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Lower Mississippi River Dispatch No. 356

Thursday, Aug 11, 2016

Clarksdale, MS - Helena, AR

Creation in Motion

American Snapping Turtle (Chelydra serpentina) walking up Highway 1 near Yazoo Pass. We assisted this 30-40 pound turtle off the gravel right of way and back into the wetlands adjacent. At Quapaw Canoe Company, "we brake for turtles!"

RIP Kayaker Dalton Bast 1987 - 2016

5-pointed ivy that we've never before seen (or noticed) on the Lower Miss -- can anyone identify this ivy for us? What is its range?

In this issue:

- Kayaker drowning — tragedy in the St. Louis Harbor

- This Weekend: Sunflower River Blues & Gospel Festival in Clarksdale!

- Dugout Canoe Carving Workshop Saturday 9-5 at Quapaw Canoe Company

- Lots of cool events going on at the Delta Blues Museum

- Special thanks to the Mississippi Arts Commission!

- Mayflies hatching at mouth of St. Francis River

- New ivy migrating down the Mississippi River?

- Golden Orb Weaver found far north of normal habitat

…and other interesting Fluctuations in the Biota of the Lower Miss

Telltale zig-zag marking in the middle of her web -- From Fawn Island RBD 669 -- The most northerly specimens of Golden Silk Orb Weaver (Nephila) I’ve ever seen!

2016 Sunflower River Blues and Gospel Festival

Starts Today! Thursday, Aug 11th until Sunday, August 14th, downtown Clarksdale

3 Indoor Acoustic Stages and Main Stage on Saturday — Headliners Super Chikan (Friday) and Lonnie Pitchford (Saturday)!

“The Purist Blues Fest in America” Rises Again with incredible Lineup!

(See below for full schedule)

Exploring Trotter's Runout -- a wild landscape of mud and vegetation

Live Canoe Carving Demonstration

Saturday, August 13th at Quapaw Canoe Company

Live Canoe Carving Demonstration and workshop 9-5 Saturday street level at Quapaw Canoe Company, made possible by the Mississippi Arts Commission in conjunction with Spring Initiative, GRIOT Arts, Juke Joint and the Sunflower River Blues Association. Log donated by the Yazoo Mississippi Delta Levee Board. If you have ever wondered how to carve a dugout canoe, this is your opportunity to see how it is done. And the best way to learn it is to do! We provide gloves, safety glasses and tools. Expert carvers overseeing project. Learn to sharpen razor sharp tools. Must sign waiver form. Anyone under 18 must be accompanied by parent.

The crew of 5 kids jumps overboard in the plankton-rich waters of Trotter's Runout

Canoe Rentals on the Sunflower River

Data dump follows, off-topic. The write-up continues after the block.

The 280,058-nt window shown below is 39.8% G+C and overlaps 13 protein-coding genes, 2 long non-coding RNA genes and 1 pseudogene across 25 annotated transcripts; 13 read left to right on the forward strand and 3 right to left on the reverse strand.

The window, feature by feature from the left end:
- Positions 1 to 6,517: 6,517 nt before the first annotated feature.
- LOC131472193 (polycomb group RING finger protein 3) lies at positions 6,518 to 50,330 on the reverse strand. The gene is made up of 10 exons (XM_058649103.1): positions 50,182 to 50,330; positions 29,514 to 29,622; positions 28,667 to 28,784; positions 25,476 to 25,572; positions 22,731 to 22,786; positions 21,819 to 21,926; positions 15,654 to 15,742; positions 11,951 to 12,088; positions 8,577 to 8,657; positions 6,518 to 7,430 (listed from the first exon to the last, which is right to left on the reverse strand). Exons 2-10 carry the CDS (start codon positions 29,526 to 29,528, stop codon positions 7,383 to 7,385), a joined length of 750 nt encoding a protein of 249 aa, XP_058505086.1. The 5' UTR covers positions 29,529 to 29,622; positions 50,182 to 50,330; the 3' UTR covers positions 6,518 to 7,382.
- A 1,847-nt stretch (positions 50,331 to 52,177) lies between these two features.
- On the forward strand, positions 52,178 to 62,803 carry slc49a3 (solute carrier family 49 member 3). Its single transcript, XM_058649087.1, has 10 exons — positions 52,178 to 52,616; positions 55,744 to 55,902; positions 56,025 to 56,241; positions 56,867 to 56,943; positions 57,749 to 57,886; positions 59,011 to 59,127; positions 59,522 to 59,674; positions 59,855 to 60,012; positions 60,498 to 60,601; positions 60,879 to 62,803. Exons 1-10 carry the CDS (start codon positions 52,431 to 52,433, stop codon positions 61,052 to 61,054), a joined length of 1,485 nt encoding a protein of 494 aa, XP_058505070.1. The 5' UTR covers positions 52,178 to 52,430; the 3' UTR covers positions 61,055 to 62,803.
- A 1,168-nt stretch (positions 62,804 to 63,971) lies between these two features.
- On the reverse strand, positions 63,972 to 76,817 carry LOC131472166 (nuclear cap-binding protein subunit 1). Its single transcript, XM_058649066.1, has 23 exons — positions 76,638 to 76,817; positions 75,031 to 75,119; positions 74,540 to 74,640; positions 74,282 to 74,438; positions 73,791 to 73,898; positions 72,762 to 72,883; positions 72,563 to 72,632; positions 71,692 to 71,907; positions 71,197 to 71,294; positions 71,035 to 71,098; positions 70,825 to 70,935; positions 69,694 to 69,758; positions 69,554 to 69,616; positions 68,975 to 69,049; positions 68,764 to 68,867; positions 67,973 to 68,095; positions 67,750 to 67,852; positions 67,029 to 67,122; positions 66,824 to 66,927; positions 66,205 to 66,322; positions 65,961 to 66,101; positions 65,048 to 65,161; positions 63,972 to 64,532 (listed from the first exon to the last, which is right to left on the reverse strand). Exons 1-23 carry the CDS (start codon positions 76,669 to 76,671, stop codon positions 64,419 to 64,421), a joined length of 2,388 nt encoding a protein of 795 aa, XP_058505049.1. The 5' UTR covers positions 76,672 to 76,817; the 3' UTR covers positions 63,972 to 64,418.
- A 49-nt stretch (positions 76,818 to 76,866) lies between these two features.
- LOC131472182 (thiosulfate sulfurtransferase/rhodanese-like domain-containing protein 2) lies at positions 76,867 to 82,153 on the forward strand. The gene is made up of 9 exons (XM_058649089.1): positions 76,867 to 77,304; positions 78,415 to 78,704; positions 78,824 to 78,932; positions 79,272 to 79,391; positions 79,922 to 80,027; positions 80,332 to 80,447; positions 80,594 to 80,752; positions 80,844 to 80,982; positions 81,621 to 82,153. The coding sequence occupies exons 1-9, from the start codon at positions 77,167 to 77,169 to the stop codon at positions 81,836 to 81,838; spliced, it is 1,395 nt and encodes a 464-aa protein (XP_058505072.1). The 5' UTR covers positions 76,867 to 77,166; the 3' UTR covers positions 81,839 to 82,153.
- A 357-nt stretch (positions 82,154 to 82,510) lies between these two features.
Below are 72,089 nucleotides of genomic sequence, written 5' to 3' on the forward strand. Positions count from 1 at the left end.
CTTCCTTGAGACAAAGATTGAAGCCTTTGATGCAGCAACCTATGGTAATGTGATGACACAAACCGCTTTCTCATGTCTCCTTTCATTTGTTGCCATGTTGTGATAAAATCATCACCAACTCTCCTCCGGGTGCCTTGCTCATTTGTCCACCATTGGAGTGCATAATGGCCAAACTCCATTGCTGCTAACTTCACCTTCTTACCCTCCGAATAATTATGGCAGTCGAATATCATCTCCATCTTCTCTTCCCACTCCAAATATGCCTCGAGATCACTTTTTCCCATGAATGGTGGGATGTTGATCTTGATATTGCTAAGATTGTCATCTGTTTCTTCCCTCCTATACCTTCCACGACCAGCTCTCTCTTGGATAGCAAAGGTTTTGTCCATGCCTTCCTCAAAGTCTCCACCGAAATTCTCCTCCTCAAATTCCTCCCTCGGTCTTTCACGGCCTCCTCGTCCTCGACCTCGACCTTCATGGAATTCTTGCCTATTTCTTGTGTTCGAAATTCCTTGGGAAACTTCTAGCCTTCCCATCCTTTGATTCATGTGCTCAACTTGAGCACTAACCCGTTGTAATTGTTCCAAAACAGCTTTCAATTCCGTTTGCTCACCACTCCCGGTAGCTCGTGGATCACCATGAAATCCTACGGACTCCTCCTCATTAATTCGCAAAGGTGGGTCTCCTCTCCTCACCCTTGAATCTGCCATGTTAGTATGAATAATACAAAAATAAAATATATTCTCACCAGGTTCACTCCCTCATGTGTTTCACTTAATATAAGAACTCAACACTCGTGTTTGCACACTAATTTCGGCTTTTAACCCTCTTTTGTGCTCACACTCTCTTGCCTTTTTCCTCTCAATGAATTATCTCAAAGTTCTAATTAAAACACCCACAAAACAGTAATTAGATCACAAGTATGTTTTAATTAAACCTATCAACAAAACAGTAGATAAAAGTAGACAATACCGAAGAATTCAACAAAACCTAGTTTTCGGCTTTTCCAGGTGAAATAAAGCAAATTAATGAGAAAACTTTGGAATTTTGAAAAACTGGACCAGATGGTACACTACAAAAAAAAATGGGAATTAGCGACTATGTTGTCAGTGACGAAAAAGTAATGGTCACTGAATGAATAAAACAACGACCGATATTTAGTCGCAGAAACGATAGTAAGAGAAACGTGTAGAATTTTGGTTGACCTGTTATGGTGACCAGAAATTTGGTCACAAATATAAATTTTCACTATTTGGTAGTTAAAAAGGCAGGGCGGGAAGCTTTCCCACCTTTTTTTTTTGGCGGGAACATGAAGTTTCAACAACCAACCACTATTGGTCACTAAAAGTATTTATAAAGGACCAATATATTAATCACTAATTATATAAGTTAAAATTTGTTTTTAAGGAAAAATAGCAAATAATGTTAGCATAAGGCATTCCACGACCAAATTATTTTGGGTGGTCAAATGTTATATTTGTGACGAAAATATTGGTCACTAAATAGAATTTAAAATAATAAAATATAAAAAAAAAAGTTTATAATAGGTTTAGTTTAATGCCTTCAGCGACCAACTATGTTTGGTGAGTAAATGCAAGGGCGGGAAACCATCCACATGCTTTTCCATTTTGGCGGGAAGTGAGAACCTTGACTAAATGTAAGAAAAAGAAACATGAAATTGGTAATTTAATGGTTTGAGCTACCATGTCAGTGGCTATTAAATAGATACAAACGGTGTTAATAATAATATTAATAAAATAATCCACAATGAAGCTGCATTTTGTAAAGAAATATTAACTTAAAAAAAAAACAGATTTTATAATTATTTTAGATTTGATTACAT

All Weekend: canoeing, kayaking and paddle-boarding on the Sunflower River. Rentals available, canoes & paddleboards $25/person, kayaks $35/person. Go to Quapaw Canoe Company Interpretive Center at 289 Sunflower Avenue (3rd & Sunflower).

Clinging to willow leaves and branches -- a recent hatch of Mayflies (Ephemeroptera) at the mouth of the St. Francis River

Amazing Plant and Animal Sightings Last Week

A recent hatch of Mayflies (Ephemeroptera) at the mouth of the St. Francis River lands on the nose of the Carolina Parakeet 29' voyageur canoe

One thing about life on the Mississippi — it’s forever changing. Of course, everything is always in flux everywhere, in all biotas, all across this grand universe we inhabit. The only difference is in the rate of change. The stars we once thought to be unflinching points of light, and the source of the basic permanent forms, are now known to be all slipping and sliding through the heavens, and periodically collapse into black holes, and other times explode into supernovas. Change is slow in the desert but faster in fluid environments like the ocean and the big river. The Lower Mississippi is a very special creative cauldron seemingly always in motion, always expressing itself in new ways with vigorous colors, patterns, aromas, sounds, and plant & animal life. This floodplain is well worth exploring. Life is continually flowing by, and that’s what makes it so exciting for us. Every day changes can be noted; sometimes profound changes -- like mass migrations of insects and birds. Other times it’s more subtle. Seeds spread by the last flood sprout and a new plant emerges quietly in the depth of the dark floodplain forests. Or a highwater moves a sand dune, the water patterns change, and slight changes in the riverbank and islands downstream respond like a series of stacked dominoes.

Hiding behind the leaves: the most northerly specimen of Golden Silk Orb Weaver (Nephila) we've ever seen. Documented on Fawn Island, which is located right bank descending near LMR mile 669